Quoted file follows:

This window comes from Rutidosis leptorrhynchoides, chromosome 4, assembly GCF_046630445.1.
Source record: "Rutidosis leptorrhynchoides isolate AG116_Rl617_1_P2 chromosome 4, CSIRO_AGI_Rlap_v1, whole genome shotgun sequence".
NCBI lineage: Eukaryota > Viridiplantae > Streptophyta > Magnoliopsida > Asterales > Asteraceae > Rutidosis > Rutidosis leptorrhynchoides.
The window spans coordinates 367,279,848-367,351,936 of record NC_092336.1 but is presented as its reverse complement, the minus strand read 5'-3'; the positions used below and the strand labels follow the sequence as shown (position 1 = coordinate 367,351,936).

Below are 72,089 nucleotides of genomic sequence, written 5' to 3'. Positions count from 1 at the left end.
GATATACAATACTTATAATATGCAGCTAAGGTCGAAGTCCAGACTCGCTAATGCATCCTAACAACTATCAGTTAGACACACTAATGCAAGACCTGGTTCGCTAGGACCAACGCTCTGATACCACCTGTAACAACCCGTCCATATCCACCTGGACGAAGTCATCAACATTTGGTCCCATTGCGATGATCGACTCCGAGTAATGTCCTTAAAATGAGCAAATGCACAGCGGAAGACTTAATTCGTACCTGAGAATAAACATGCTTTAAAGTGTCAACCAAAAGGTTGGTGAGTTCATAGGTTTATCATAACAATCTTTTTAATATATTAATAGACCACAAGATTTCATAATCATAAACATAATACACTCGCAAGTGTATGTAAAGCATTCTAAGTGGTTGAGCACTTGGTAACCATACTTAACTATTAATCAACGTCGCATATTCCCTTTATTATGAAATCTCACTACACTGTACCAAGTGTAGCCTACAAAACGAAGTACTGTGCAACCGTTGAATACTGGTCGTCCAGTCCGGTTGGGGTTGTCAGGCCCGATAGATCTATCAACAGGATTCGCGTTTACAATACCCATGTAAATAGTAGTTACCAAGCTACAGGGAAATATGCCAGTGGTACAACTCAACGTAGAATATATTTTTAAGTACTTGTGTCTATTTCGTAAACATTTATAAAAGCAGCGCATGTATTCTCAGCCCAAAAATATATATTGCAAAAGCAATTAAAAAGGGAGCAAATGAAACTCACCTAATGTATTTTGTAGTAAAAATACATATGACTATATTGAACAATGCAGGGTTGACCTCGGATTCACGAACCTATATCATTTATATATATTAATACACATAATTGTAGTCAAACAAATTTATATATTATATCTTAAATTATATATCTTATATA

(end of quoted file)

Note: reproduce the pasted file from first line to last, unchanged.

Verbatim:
This window comes from Rutidosis leptorrhynchoides, chromosome 4, assembly GCF_046630445.1.
Source record: "Rutidosis leptorrhynchoides isolate AG116_Rl617_1_P2 chromosome 4, CSIRO_AGI_Rlap_v1, whole genome shotgun sequence".
NCBI lineage: Eukaryota > Viridiplantae > Streptophyta > Magnoliopsida > Asterales > Asteraceae > Rutidosis > Rutidosis leptorrhynchoides.
The window spans coordinates 367,279,848-367,351,936 of record NC_092336.1 but is presented as its reverse complement, the minus strand read 5'-3'; the positions used below and the strand labels follow the sequence as shown (position 1 = coordinate 367,351,936).

Below are 72,089 nucleotides of genomic sequence, written 5' to 3'. Positions count from 1 at the left end.
GATATACAATACTTATAATATGCAGCTAAGGTCGAAGTCCAGACTCGCTAATGCATCCTAACAACTATCAGTTAGACACACTAATGCAAGACCTGGTTCGCTAGGACCAACGCTCTGATACCACCTGTAACAACCCGTCCATATCCACCTGGACGAAGTCATCAACATTTGGTCCCATTGCGATGATCGACTCCGAGTAATGTCCTTAAAATGAGCAAATGCACAGCGGAAGACTTAATTCGTACCTGAGAATAAACATGCTTTAAAGTGTCAACCAAAAGGTTGGTGAGTTCATAGGTTTATCATAACAATCTTTTTAATATATTAATAGACCACAAGATTTCATAATCATAAACATAATACACTCGCAAGTGTATGTAAAGCATTCTAAGTGGTTGAGCACTTGGTAACCATACTTAACTATTAATCAACGTCGCATATTCCCTTTATTATGAAATCTCACTACACTGTACCAAGTGTAGCCTACAAAACGAAGTACTGTGCAACCGTTGAATACTGGTCGTCCAGTCCGGTTGGGGTTGTCAGGCCCGATAGATCTATCAACAGGATTCGCGTTTACAATACCCATGTAAATAGTAGTTACCAAGCTACAGGGAAATATGCCAGTGGTACAACTCAACGTAGAATATATTTTTAAGTACTTGTGTCTATTTCGTAAACATTTATAAAAGCAGCGCATGTATTCTCAGCCCAAAAATATATATTGCAAAAGCAATTAAAAAGGGAGCAAATGAAACTCACCTAATGTATTTTGTAGTAAAAATACATATGACTATATTGAACAATGCAGGGTTGACCTCGGATTCACGAACCTATATCATTTATATATATTAATACACATAATTGTAGTCAAACAAATTTATATATTATATCTTAAATTATATATCTTATATA